Eating Beetles?
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Diet Diva
Diet Diva

Get advice on healthy eating, nutrition, and weight loss from expert dietitian Tara Gidus. 

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Eating Beetles?


Are you eating beetles? Do you think I am insane for asking the question? As you might have guessed….you might be eating parts of beetles and not realizing it!

Have you ever wondered where the coloring that goes into our foods actually comes from? Some sources of food coloring are synthetic (for example FD&C Red 40, Yellow 5, etc) and these colors need to go through a certification process with the FDA. Other colors are from natural sources of pigment and are exempt from certification because they are natural. These include things like dehydrated beets, paprika, grape skins, carrots, algae, and annatto from a tropical tree. Another source of coloring is carmine from cochineal beetles. You will likely not see carmine listed on the food label, instead you will see it say “color added” or “natural color.”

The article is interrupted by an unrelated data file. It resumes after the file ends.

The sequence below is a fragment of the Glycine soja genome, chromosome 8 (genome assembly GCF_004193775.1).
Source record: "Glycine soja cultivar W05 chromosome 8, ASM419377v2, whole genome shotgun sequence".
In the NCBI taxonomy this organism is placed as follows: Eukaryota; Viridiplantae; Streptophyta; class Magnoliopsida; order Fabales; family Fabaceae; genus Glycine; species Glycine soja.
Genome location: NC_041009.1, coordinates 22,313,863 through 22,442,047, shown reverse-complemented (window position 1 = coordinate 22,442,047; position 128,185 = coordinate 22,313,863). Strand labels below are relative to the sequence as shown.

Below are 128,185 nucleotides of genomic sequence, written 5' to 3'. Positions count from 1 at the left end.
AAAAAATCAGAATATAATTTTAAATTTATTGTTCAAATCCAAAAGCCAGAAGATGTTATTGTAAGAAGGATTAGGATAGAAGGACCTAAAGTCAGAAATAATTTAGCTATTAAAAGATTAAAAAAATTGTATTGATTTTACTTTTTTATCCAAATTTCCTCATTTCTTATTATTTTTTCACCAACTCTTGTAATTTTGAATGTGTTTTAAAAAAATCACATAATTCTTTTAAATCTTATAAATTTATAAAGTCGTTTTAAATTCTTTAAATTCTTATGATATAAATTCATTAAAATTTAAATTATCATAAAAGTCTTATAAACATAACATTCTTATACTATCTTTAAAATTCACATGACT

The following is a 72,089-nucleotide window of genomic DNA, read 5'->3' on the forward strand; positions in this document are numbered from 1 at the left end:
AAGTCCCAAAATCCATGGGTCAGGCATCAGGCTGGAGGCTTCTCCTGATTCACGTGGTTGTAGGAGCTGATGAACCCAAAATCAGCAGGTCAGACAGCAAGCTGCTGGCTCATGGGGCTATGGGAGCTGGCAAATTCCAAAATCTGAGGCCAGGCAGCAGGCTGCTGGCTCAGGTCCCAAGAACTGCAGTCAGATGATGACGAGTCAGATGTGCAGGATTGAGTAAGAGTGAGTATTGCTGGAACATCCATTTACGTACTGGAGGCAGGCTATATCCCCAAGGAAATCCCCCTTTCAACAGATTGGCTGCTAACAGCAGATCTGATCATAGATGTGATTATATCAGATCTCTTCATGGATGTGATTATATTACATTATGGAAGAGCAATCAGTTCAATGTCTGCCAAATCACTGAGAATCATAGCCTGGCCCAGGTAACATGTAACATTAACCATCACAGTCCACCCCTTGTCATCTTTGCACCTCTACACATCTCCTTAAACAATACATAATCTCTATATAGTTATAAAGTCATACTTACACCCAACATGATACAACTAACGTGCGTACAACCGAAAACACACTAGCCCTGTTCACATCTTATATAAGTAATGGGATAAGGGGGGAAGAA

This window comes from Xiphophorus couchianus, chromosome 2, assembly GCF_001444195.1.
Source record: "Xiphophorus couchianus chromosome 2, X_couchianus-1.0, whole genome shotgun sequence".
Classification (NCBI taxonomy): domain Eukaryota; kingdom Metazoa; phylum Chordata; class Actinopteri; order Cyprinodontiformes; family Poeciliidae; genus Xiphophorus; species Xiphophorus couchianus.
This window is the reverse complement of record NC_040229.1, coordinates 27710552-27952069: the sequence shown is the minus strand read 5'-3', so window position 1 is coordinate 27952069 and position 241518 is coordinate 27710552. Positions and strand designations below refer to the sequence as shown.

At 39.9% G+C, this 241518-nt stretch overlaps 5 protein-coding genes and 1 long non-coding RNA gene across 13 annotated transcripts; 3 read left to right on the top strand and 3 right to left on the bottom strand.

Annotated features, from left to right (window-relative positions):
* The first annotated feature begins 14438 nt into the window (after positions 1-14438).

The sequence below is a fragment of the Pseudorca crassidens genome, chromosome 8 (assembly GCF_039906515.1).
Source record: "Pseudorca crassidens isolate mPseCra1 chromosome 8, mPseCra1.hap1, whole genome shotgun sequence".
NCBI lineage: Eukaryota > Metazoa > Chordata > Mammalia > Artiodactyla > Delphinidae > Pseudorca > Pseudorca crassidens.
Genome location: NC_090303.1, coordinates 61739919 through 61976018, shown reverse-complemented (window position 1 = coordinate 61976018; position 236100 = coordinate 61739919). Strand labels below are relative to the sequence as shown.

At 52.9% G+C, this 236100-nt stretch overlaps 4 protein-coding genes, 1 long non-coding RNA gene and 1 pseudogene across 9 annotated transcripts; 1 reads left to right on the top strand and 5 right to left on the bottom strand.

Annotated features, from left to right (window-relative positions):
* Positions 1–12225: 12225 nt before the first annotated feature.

Where it is
Carmine is commonly used a food coloring in yogurt, ice cream, strawberry milk, maraschino cherries, lobster, surimi (fish made to look like crab), candy, fruit drinks, and other processed foods. It is also found in lipstick, blush, nail polish, and other products.

Is it harmful?
For most people, the carmine dye is not harmful. However, just like many things, certain people are sensitive to it. Because it actually does from a living object, it contains proteins that could cause allergies. Symptoms include itching, hives, headaches, and sneezing. It is thought that the processing at high heat causes people to have a reaction to the dye. At this time the FDA is considering requiring labels declare if they contain carmine, but it is not mandated yet.

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About the Author


MS, RD, CSSD, LD/N

Tara Gidus is a nationally recognized expert and spokesperson on nutrition and fitness.

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